Eric Holder, the US attorney general, defended the US operation against bin Laden as lawful on Tuesday.
Bin Laden ‘was shot unarmed’ â€“ US
White House Press Secretary Jay Carney: Bin Laden not armed, but did resist
BBC World News
(May 3, 2011) — Al-Qaeda leader Osama Bin Laden was unarmed when he was killed by US troops on Sunday after resisting capture, the White House has said. The CIA said it did not tell Pakistan about the raid in advance over fears they would jeopardise the mission. Pakistan denies any prior knowledge of the raid — its intelligence agency says it is embarrassed by its failures.
US officials say they have not yet decided when to release the “gruesome” photos of Bin Laden’s body. But CIA director Leon Panetta told NBC News there was “no question” the image would be released at some point. Bin Laden, aged 54, was the founder and leader of al-Qaeda. He is believed to have ordered the attacks on New York and Washington on 11 September 2001, as well as a number of other deadly bombings.
White House spokesman Jay Carney said Bin Laden’s wife “rushed” the first US assaulter who entered the room where they were, and was shot in the leg but not killed. On Monday, White House officials said the woman was killed in the firefight after Bin Laden used her as a human shield.They later said one woman had died in the raid but had been “caught in the crossfire”. Two couriers were also killed.
Clearly there were people helping Bin Laden in this location… were they state employees, were they simply from Taliban-related groups, were they from the intelligence agencies?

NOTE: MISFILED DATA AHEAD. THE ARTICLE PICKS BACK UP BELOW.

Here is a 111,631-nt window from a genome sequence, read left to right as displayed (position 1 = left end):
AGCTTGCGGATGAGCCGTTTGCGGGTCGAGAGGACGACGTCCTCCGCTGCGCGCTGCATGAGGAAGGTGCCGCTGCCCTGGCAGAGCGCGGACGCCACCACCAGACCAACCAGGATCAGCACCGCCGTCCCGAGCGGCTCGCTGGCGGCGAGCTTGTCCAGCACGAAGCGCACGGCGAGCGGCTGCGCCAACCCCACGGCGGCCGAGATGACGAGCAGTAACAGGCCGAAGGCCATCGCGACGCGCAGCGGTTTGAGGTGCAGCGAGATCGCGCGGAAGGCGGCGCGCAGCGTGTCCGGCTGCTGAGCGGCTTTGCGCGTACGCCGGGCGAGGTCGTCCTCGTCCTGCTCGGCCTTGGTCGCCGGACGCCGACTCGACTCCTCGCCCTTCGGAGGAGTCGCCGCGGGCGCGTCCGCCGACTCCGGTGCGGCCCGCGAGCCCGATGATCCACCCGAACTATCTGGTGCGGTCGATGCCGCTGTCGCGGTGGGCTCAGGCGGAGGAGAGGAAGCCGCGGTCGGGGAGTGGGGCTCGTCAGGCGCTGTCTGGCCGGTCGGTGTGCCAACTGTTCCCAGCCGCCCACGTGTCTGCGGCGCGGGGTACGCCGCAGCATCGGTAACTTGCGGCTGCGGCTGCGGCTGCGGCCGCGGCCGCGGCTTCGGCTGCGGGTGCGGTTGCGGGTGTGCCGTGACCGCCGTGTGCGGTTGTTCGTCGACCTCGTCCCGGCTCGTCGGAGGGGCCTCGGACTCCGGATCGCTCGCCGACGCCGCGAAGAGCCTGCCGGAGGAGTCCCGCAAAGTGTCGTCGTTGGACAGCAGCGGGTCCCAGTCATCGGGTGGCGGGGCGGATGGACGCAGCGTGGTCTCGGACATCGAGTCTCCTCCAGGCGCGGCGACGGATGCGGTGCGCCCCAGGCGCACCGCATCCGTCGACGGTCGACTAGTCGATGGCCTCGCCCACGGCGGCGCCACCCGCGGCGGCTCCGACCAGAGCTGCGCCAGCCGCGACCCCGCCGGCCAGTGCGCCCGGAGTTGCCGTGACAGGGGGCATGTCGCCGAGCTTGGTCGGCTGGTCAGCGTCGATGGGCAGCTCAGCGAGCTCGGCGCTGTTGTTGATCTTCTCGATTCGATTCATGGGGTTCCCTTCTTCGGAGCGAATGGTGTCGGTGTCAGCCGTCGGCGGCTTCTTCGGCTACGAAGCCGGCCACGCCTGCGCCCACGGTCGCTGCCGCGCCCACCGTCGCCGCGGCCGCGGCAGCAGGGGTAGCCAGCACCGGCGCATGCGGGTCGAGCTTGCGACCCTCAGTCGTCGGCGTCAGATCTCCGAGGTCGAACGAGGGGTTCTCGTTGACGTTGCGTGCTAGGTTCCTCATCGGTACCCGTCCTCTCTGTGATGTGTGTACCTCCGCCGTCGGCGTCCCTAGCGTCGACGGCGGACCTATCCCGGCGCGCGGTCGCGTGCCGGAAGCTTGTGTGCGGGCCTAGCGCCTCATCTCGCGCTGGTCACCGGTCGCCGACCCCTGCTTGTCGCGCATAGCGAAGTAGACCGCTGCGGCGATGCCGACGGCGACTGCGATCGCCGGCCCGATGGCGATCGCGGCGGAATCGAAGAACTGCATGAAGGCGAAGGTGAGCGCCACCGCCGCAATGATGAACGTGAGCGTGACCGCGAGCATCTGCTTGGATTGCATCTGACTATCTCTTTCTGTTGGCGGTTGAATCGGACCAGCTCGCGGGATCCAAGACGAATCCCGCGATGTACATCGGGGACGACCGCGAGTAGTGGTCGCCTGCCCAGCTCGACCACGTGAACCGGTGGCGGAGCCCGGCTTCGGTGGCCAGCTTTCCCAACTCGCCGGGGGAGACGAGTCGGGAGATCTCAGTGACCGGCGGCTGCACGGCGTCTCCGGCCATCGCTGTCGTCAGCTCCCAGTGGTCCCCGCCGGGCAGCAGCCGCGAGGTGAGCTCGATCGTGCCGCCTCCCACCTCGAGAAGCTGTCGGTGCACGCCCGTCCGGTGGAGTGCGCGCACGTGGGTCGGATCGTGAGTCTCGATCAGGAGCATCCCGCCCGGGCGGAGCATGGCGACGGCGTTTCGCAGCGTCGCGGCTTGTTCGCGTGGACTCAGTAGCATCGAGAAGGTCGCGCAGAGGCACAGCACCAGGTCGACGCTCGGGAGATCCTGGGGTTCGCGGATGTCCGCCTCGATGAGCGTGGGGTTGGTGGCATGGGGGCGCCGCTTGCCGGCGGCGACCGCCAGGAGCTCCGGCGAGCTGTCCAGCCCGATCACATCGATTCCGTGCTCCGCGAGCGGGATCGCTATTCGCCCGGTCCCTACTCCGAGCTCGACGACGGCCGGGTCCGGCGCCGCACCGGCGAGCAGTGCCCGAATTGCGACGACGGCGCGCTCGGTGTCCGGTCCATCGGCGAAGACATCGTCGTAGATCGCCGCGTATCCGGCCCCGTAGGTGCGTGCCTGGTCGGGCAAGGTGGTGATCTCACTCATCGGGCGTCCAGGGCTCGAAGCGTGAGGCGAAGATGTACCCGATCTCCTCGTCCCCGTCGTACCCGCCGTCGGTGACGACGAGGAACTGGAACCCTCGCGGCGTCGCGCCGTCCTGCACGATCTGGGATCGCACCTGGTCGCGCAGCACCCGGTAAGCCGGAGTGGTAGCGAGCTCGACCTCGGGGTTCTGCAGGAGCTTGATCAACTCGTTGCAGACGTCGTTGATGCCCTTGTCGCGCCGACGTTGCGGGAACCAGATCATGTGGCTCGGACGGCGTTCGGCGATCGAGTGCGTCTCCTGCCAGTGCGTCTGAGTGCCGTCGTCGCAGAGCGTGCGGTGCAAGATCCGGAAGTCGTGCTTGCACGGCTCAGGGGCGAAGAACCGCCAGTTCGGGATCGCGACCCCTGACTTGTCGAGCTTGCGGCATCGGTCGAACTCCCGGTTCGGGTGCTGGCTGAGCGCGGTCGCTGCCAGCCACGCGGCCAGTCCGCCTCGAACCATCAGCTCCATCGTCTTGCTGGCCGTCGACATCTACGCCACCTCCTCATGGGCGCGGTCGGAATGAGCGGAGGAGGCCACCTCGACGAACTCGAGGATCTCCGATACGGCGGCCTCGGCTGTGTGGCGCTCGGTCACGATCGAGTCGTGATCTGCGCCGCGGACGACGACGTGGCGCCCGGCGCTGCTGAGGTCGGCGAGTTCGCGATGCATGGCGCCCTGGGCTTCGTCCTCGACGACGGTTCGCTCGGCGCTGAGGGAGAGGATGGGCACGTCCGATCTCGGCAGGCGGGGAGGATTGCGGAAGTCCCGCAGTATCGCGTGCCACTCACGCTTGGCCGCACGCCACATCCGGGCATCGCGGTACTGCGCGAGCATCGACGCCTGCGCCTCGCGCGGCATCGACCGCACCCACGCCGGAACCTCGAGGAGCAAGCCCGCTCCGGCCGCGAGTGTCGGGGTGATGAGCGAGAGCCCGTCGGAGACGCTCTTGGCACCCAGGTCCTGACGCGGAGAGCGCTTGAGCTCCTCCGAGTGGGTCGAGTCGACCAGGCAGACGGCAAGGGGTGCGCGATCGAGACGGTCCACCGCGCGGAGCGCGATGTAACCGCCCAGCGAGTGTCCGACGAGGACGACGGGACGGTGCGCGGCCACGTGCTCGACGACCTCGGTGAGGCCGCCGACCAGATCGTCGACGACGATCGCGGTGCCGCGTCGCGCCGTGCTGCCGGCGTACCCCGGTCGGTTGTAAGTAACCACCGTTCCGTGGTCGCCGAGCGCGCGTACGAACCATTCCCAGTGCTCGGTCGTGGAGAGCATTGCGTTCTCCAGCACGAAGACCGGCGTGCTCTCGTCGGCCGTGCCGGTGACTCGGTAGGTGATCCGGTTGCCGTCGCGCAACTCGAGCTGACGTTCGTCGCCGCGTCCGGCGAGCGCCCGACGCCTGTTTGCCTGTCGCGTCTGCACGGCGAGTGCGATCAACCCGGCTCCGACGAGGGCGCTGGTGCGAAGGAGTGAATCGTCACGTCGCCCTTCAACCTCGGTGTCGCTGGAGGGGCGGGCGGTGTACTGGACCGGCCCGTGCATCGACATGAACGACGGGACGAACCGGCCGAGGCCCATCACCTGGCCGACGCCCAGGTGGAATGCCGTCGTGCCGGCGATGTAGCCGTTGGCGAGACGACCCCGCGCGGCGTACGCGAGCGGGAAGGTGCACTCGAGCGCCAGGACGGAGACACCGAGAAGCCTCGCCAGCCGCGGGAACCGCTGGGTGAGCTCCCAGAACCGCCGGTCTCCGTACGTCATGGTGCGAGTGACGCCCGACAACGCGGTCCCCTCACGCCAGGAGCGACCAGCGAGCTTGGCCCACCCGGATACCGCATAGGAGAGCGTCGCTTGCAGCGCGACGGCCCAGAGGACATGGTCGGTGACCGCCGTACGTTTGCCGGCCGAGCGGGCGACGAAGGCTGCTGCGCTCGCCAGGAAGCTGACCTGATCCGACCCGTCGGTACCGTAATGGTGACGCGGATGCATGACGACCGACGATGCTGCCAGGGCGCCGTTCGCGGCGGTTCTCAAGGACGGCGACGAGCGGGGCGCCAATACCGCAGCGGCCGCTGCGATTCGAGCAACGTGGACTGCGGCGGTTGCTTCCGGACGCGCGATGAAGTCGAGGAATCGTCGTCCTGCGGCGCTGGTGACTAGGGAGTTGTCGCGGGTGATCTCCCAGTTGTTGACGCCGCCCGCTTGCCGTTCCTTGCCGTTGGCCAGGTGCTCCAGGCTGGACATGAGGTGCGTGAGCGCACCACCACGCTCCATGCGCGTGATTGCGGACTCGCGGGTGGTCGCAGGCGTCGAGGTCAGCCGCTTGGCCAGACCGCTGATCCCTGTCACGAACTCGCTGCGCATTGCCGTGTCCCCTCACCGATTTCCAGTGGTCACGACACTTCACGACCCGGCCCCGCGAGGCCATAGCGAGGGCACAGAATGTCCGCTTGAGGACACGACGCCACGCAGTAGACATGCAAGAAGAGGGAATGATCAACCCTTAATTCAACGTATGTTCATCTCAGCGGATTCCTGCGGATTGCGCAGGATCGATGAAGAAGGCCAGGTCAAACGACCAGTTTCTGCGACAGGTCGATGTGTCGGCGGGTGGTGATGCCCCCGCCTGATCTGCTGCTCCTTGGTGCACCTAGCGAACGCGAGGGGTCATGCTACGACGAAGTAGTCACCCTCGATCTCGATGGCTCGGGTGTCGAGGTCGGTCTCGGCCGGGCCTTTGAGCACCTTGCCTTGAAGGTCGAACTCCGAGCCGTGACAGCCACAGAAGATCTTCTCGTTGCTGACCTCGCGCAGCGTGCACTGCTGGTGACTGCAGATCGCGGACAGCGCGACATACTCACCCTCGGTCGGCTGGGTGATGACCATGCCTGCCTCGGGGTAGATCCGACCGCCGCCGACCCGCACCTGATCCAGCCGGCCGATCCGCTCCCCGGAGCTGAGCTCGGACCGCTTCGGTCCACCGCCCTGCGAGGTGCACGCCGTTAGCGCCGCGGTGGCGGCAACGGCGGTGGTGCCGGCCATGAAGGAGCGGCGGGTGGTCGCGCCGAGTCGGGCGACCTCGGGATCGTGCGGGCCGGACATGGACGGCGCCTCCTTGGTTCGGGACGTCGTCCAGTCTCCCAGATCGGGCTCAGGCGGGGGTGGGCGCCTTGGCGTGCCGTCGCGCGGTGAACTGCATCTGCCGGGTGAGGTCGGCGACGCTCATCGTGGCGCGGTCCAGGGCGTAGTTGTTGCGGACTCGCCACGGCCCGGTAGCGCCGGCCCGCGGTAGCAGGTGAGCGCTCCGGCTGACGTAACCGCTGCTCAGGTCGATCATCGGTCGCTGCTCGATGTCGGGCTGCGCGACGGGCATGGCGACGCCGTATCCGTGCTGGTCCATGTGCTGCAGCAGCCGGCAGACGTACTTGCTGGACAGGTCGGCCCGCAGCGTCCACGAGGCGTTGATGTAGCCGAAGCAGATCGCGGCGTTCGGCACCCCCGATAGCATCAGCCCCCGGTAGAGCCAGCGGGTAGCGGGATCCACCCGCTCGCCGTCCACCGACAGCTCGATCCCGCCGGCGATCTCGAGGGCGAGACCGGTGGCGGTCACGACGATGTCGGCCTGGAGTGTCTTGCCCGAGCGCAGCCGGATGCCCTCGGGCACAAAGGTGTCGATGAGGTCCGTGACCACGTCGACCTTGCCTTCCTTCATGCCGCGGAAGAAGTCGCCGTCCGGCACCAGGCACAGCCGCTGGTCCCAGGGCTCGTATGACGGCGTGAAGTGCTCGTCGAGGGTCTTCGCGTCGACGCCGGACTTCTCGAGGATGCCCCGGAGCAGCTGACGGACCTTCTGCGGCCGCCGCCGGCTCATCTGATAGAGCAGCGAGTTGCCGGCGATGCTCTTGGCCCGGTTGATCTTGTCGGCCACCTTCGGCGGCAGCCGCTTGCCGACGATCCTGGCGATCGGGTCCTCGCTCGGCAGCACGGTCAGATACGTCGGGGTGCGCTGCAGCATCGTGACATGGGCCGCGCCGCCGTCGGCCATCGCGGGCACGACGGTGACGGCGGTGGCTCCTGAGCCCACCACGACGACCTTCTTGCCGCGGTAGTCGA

For all Americans may ask the questions, I doubt they will get any answers. There will be ambiguity about this and the Pakistanis will deny they had any knowledge whatsoever. The establishment here is made up of army leadership, intelligence agency leadership and some senior civil servants, and they have always run Pakistan, whether democratic governments or military governments, and those people do have connections with jihadis.
The difficulty the West has is in appreciating there are more than 20 different types of jihadi organizations, and al-Qaeda is just one of them. The state has different policies towards different types of group and that subtlety is often lost on Western policy-makers.
“We expected a great deal of resistance and were met with a great deal of resistance. There were many other people who were armed in the compound,” Mr Carney said.
Bin Laden himself then resisted the troops and was shot dead, but was not armed, he added.